For the development of next-generation, high-performance solar cells and modules, Meyer Burger Technology AG (Thun, Switzerland) has brought renowned partners on board and signed corresponding multi-year cooperation agreements. Together with CSEM from Switzerland, Helmholtz-Zentrum Berlin (HZB), the Fraunhofer Institute for Solar Energy Systems ISE in Freiburg, and the Institute of Photovoltaics at the University of Stuttgart, the company is working on the industrialisation of perovskite tandem technology, which is expected to allow the industrial production of solar cells with efficiencies in excess of 30 percent in the future.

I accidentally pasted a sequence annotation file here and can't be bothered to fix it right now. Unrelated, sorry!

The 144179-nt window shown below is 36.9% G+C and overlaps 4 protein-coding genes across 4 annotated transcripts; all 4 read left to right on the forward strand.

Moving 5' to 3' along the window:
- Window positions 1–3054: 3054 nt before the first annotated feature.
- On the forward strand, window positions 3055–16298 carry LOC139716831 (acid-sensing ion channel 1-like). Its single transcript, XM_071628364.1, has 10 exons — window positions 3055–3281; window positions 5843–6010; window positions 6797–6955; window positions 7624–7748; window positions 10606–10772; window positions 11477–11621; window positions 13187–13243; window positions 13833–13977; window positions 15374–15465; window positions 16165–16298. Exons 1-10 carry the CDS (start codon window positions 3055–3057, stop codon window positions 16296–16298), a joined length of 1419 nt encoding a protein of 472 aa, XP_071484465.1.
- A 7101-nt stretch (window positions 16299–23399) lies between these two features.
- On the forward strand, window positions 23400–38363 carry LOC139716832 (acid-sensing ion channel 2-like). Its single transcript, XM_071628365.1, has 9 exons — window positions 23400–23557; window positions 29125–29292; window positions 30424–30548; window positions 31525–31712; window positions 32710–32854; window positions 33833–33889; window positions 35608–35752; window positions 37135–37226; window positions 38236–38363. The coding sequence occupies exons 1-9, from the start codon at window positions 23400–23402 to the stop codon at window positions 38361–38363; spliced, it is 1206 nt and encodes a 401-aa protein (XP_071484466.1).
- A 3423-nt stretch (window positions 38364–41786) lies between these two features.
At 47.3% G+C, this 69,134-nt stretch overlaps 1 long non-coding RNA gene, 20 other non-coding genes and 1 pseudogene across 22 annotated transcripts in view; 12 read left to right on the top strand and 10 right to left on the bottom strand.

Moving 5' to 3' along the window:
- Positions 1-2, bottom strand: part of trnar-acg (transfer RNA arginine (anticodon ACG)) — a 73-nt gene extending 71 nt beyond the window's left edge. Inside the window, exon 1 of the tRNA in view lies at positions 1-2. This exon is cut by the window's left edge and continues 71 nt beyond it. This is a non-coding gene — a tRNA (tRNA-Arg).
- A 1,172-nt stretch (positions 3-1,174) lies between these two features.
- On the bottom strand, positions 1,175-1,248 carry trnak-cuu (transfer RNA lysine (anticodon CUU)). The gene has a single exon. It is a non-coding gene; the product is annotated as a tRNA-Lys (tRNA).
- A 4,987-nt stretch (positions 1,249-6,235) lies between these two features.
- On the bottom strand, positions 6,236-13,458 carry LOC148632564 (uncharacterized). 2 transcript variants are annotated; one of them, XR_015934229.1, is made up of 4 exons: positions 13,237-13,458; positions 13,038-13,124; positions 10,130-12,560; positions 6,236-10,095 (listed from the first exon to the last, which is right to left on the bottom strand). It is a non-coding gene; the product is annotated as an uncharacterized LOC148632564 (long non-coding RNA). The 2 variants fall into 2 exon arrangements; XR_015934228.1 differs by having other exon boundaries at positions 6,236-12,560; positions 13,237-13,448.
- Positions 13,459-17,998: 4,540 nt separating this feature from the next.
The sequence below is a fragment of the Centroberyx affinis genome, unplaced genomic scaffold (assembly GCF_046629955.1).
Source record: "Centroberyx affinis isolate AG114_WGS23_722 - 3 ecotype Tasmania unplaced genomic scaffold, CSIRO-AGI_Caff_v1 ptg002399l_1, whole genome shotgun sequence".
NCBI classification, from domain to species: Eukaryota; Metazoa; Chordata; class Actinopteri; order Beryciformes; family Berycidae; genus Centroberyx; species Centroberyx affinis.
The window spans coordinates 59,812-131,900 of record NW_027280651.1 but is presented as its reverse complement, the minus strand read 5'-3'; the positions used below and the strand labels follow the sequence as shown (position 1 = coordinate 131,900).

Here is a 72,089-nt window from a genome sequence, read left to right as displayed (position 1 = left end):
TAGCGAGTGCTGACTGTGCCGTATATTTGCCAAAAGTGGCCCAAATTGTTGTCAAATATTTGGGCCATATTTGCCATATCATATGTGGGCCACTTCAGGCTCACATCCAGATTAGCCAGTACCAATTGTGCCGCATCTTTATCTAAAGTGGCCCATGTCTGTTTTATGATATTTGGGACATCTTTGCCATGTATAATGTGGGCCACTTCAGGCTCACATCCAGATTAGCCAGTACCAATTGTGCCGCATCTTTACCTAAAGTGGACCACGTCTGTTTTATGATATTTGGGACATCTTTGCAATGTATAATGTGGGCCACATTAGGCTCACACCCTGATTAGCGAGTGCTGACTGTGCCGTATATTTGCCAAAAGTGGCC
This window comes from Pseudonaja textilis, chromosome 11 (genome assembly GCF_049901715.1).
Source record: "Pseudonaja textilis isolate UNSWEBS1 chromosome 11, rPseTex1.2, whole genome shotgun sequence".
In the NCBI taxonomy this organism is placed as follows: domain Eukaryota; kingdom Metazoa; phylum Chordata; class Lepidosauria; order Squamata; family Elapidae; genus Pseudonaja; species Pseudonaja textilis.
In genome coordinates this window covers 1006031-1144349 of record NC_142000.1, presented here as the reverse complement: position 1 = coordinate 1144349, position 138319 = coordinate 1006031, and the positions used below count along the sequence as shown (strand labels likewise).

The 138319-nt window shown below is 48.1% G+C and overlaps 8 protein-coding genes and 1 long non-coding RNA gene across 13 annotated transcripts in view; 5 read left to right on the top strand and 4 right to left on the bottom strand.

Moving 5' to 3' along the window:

First Solar, Inc. (Tempe, Arizona) plans to invest approximately $270M in a dedicated research and development (R&D) innovation centre in Perrysburg, Ohio. The new facility is believed to be the first of its scale in the United States and is expected to accelerate American leadership in the development and production of advanced thin film photovoltaics (PV).
Glass facades characterise modern architecture. While solar radiation serves to support heating in winter, the building interior heats up in summer and requires active cooling. Smart windows can regulate the solar radiation according to the weather situation – a forward-looking solution in times of energy saving. Fraunhofer FEP (Dresden, Germany) has now succeeded in producing the world's first thermochromic layer on ultra-thin glass in a roll-to-roll process. These results will make mechanical blinds superfluous in the future and at the same time reduce the cooling and heating energy requirements of a building.